Grandparents and Family Law in Australia
Grandparents can play a significant role in a child’s life and may be the child’s main caregiver. In many situations it is therefore important to understand your rights as a grandparent to see and care for your grandchildren. The Family Law Act 1975 (Cth) has provision to grant rights to grandparents in relation to their grandchildren.
Under the Family Law Act, a grandparent is the parent of a child’s mother or father. A child usually has four biological grandparents (whether living or deceased) but may also have non-biological grandparents.
Rights of grandparents
The Family Law Act 1975 (Cth) recognises that children have a right to maintain regular communication with those who are considered important to their welfare, care, and development. It specifically refers to grandparents as being included in that category of people with whom the child should maintain contact. However, a grandparent does not have an automatic right to see, or care for, their grandchild but will have a right to apply to the court.
Custody and access
A grandparent is entitled under the Family Law Act 1975 to make an application for a parenting order if they want access or custody of their grandchild or grandchildren. The court will only grant an order when they consider it to be in the best interests of the child.
It may be necessary or desirable for grandparents to apply for access or custody of the grandchild where the parent:
- is unwilling to care for the child;
- is unable to care for the child; or
- lacks the capacity to care for the child.
The court will need to be satisfied that the parent falls within one of these categories and cannot meet the needs of the child or children.
Where there is evidence of abuse, neglect or substance abuse the court is more likely to grant an order in favour of the grandparent. The order can either give the grandparent full custody of the child or share custody with the parent.
The child’s best interests
In deciding whether it is in the best interests of the child to be placed into the grandparent’s custody, the court will refer to a number of different factors, including:
- The need to protect the child’s psychological or physical safety;
- The benefit of having a relationship with their parents and grandparents that is meaningful;
- The kind of relationship the child has with the parents and grandparents;
- Whether the child is financially supported;
- The likely effect of change on the child;
- Whether there is evidence of any family violence; and
- Any views of the child if they are old enough and mature enough to convey relevant views.
Only when the court finds that it is not in the child’s best interests to remain with the parent will the court make an order for custody in favour of the grandparent.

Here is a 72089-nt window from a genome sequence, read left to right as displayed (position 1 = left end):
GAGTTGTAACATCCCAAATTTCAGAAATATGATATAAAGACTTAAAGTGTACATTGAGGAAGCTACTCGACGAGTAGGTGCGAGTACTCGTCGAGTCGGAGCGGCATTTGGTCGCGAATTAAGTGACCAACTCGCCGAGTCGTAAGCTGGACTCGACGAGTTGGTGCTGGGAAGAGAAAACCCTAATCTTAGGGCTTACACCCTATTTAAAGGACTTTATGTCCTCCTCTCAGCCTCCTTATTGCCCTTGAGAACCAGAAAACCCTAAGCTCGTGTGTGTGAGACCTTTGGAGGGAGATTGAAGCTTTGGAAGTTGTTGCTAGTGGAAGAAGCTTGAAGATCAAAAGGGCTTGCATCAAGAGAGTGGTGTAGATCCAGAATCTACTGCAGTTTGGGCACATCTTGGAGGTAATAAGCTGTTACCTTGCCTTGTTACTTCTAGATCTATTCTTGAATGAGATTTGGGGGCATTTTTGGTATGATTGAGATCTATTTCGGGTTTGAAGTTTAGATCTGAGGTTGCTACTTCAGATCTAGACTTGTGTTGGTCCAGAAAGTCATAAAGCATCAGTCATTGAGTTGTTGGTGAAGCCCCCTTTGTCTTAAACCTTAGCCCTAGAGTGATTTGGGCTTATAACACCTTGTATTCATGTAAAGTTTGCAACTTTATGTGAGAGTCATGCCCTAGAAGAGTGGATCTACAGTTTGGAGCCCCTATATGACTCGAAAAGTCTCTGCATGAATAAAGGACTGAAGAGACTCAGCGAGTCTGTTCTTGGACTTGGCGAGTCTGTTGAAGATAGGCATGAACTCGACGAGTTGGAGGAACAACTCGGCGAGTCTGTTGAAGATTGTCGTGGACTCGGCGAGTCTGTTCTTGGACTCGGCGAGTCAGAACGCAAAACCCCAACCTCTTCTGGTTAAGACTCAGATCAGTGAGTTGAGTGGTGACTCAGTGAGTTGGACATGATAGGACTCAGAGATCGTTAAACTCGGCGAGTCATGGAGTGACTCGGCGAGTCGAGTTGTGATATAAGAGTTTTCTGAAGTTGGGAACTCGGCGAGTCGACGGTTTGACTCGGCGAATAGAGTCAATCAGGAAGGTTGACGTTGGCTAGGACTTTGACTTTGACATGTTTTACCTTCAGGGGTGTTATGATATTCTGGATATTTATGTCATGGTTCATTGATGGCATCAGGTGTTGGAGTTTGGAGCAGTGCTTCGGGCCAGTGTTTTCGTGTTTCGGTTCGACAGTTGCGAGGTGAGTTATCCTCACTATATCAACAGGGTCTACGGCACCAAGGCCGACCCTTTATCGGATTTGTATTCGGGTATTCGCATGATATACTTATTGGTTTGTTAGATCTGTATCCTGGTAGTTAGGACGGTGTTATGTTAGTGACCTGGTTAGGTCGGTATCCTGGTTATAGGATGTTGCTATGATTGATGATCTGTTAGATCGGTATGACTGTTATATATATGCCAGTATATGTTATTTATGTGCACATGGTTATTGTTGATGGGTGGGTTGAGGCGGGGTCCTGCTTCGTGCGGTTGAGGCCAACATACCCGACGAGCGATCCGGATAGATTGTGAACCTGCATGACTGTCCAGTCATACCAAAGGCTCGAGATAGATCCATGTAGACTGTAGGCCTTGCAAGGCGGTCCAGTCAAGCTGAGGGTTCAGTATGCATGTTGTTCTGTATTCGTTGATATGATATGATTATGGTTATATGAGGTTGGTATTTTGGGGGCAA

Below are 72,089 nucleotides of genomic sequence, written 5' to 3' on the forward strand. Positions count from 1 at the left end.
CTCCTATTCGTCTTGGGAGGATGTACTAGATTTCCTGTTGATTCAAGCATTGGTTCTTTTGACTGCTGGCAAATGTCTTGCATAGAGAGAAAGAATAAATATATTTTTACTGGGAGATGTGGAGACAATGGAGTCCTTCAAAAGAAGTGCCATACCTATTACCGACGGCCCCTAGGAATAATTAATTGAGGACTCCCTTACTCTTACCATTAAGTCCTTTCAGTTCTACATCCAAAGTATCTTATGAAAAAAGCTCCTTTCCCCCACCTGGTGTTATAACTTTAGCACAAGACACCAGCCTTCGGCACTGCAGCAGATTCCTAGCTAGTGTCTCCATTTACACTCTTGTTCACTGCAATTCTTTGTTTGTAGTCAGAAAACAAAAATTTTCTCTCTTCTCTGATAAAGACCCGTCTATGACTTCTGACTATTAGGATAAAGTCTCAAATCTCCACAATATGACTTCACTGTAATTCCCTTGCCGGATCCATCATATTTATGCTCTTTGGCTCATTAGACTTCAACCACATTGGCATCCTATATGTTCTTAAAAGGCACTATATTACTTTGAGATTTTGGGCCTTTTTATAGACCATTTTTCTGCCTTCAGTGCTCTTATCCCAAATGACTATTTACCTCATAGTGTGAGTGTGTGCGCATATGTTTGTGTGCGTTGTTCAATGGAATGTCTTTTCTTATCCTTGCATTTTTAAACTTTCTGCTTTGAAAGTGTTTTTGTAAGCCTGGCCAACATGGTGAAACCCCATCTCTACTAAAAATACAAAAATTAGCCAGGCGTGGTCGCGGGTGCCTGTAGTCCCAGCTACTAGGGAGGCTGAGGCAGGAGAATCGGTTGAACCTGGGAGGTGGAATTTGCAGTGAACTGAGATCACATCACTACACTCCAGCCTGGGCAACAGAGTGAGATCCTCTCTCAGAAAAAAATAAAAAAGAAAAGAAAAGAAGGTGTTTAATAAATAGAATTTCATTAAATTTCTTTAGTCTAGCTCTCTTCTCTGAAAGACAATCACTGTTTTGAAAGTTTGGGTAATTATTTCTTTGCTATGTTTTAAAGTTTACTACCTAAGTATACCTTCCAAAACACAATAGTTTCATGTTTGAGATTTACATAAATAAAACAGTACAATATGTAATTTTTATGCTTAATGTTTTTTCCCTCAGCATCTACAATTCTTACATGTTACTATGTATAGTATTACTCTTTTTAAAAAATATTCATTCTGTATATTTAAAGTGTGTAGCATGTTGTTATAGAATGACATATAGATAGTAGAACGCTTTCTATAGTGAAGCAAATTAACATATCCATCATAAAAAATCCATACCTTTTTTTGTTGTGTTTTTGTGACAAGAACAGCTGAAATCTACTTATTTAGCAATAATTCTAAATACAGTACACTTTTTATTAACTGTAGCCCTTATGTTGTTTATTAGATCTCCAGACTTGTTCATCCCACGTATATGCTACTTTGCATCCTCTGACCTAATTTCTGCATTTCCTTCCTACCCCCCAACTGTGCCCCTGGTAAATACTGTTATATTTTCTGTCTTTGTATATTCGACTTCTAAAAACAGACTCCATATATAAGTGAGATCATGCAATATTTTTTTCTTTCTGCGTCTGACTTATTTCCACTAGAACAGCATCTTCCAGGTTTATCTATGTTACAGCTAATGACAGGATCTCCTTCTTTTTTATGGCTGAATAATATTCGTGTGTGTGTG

If the court determines that granting access for custody to the grandparent is in the child’s best interests, they may confer on the grandparent parental responsibility for that child. This means that the grandparent will have all the legal authority, power, duty, and responsibility a parent usually has in relation to a child.
Being granted parental responsibility allows the grandparent to make decisions for the child without needing to consult the parents. The grandparent can make decisions relating to the child’s care, welfare and development such as the child’s schooling, health, living arrangements, and religion.
Parenting order by consent
Grandparents do not have automatic parental rights over a grandchild. However, if the child has been living with the grandparent pursuant to an informal arrangement with the parent, it may be beneficial for the agreement to be formalised by making a parenting order by consent.
A parenting order by consent can be done by drafting an agreement where both the parent and grandparent consent to the custody arrangements. Once an agreement has been written, an application must be made to the court to approve the parenting order by consent.
If you have any concerns about your grandchild’s welfare, you should contact the police and/or the relevant child protection agency in your state.
Assistance for grandparent caregivers
Grandparents who have full custody of grandchildren can make an application to Centrelink for financial payments to help provide care for that child, including:
- Grandparent Child Care Benefit;
- Family Tax Benefit;
- Double Orphan Pension; and
- Child Support.
If the child has a disability or medical condition, the grandparent may also make an application to Centrelink for:
- Carer Payments;
- Carer Supplement;
- Carer Allowance;
- Child Disability Assistance Payment; and
- Carer Adjustment Payment.
In addition to financial assistance, there are government and community support services that can assist grandparent caregivers. The Australian Government’s Department of Human Services should be able to assist in locating support organisations in your area.
If you require legal advice or representation in any legal matter, please contact Go To Court Lawyers.